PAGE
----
The Internet of Things (IoT) is pervasive throughout almost all applications in virtually all vertical markets. Fully integrated and complete connectivity options must be considered and designed into a product from the beginning. Options include: Wi-Fi connectivity link to an existing network, serving Wi-Fi connectivity to clients connecting to your product for configuration or services, Bluetooth Classic for user device integration, Bluetooth Low Energy for data acquisition from low-power sensors, or even Ethernet for mandating wired network connections.
With connectivity comes the need for security and trusted communication. The next generation of SBCs are equipped with Bluetooth 4.0 capabilities and fully pre-certified 802.11a/b/g/n (2.4 and 5 GHz), software and driver support enterprise-grade Wi-Fi security such as WPA/WPA2-Enterprise, cellular connectivity, and other options to ensure your device is tied into larger computing grids. The SBC can be integrated into any existing IT environment.
Lastly, taking advantage of a secure cloud-enabled software platform such as Device Cloud allows you to build products for the IoT almost immediately, without any need to develop a costly and proprietary cloud infrastructure.
- Open Platforms
Most SBCs support industry-standard operating systems, including Linux, Android, and Microsoft Windows Embedded Compact. This reduces learning curves and costs while reducing risk and accelerating development activities.
However, engineers invariably want to customize and refine their device designs as well as make sure that access to relevant software and hardware design components is available right from the start. Be sure your chosen SBC provides full and royalty-free access to source code of the software platform support.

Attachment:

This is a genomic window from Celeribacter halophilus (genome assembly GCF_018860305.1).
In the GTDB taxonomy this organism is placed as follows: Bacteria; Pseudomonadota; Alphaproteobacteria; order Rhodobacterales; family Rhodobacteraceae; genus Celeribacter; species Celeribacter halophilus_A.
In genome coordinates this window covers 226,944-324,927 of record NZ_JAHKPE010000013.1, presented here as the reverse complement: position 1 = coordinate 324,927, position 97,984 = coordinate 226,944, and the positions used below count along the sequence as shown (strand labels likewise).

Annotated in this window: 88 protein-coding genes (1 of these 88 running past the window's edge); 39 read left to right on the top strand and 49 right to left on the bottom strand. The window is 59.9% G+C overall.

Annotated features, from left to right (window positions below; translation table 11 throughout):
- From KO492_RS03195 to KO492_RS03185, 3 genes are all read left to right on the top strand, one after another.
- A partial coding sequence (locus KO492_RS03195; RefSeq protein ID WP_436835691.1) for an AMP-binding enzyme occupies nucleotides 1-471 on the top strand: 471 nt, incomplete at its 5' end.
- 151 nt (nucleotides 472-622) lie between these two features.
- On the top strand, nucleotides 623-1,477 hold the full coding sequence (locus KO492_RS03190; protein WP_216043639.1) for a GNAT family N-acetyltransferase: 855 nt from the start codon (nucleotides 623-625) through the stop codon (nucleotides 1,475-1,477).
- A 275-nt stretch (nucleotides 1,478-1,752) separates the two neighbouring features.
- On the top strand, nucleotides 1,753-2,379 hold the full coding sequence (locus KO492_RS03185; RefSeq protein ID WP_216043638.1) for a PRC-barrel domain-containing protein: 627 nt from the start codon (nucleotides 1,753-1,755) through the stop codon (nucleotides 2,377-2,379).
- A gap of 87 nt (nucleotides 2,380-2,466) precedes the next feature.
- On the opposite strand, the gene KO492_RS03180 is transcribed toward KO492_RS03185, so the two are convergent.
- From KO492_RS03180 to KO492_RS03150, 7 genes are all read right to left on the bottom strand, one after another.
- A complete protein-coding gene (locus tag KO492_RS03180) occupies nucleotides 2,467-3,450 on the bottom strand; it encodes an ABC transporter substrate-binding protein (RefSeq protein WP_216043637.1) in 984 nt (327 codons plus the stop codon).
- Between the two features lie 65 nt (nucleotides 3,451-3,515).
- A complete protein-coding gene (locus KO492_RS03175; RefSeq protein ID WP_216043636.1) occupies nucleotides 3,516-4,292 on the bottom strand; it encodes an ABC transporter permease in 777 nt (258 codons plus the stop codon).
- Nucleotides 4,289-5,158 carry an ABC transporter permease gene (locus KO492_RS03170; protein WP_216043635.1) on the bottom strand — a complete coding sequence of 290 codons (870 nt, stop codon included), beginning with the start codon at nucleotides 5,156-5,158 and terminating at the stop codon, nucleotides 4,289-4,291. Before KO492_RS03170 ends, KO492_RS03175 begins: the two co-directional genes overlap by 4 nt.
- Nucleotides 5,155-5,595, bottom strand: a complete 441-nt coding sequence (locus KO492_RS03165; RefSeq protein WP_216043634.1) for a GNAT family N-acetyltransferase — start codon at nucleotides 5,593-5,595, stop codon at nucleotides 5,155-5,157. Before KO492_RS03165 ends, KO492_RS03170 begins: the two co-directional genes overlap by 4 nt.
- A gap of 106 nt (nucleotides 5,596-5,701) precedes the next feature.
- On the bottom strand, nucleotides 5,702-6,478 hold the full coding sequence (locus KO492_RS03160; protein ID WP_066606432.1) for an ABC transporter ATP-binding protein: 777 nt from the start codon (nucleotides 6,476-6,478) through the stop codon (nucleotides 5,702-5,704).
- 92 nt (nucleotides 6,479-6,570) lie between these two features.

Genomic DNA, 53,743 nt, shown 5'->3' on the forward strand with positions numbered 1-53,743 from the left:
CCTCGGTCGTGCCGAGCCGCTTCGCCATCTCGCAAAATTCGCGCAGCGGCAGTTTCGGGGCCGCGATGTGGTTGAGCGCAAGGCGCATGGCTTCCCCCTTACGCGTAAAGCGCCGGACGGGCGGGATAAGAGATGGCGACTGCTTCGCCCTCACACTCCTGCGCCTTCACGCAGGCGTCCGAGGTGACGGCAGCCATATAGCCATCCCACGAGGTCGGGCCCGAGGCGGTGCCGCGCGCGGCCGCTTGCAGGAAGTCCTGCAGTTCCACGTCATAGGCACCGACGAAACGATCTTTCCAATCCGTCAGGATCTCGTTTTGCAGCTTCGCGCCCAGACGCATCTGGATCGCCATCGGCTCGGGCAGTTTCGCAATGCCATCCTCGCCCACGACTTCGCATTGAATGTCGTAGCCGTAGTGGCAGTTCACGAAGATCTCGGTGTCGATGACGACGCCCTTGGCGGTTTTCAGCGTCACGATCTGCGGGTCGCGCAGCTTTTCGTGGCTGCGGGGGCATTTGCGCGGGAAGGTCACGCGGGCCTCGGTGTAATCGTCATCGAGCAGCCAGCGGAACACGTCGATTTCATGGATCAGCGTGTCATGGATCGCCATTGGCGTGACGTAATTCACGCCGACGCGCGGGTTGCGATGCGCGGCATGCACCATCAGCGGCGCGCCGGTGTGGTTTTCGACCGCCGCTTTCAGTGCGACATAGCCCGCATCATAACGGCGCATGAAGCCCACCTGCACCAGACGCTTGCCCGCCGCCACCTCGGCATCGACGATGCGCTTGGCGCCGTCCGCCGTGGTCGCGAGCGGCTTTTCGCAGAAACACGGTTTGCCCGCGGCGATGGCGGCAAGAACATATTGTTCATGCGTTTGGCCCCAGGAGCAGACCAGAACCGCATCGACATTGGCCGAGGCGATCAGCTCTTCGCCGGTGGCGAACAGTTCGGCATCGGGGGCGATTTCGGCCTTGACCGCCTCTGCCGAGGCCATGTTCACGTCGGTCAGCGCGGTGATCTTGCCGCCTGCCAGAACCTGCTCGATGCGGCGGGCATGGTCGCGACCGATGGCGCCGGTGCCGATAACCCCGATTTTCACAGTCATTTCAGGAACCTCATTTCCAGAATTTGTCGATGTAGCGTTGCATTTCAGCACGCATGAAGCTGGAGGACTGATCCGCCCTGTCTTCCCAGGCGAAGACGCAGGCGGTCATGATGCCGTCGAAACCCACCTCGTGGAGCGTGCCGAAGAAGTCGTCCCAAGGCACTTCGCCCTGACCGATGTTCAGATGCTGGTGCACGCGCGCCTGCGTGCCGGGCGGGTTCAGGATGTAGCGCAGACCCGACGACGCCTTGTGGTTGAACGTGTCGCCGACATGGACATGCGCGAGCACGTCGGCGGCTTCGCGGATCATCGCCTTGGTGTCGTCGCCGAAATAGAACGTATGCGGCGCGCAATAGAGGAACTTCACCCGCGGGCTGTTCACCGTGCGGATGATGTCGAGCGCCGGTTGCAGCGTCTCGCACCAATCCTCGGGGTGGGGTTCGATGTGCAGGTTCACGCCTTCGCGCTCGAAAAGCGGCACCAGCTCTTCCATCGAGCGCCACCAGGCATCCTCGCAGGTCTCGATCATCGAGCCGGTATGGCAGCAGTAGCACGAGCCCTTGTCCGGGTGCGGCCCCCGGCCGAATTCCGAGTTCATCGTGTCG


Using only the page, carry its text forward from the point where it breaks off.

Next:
On the hardware side, access to functional and verified reference designs is as important as choosing a supplier that is established and present both locally and globally with their own and partner resources.
For manufacturers in the life sciences industry, innovation is a non-negotiable requirement. Product complexity—including the inherent need for products to have seamless wireless connectivity—continues to grow, making it essential to have efficient designs that leverage reliable components with the power and simplicity that reduce points of failure, including support for the long product lifecycles in this industry.
Medical and healthcare devices need to become connected in order to create efficiencies in areas such as patient safety, reimbursement, or even asset management/tracking. The complex and lengthy regulatory approvals further drive the need to shorten time-to-market and focus on core competencies instead of spending time on basic core system design efforts.
The right SBC or SoM solution plays an integral role in bringing innovative medical products to market quickly. As a result, device manufacturers are increasingly relying on them for devices such as infusion pumps, ventilators, implantable cardiac defibrillators, ECGs, bedside terminals, patient monitors, AEDs, and more.
Today, farmers are able to more finely tune their crop management by observing, measuring, and responding to variability in their crops. For instance, crop-yield sensors mounted on GPS-equipped combines can use industrial-grade, ruggedized SBCs and SoMs to measure and analyze data related to chlorophyll levels, soil moisture – even aerial and satellite imagery. It then can intelligently operate variable-rate seeders, sprayers, and other farming equipment to optimize crop yields. Wireless connectivity for cellular or Wi-Fi network connectivity plus sensor integration through technologies such as Bluetooth Low Energy adds a powerful, real-time connectivity to agriculture that drives a new level of efficiency.
With focus on operational efficiency and safety, transportation applications are driving the need for connected and intelligent devices.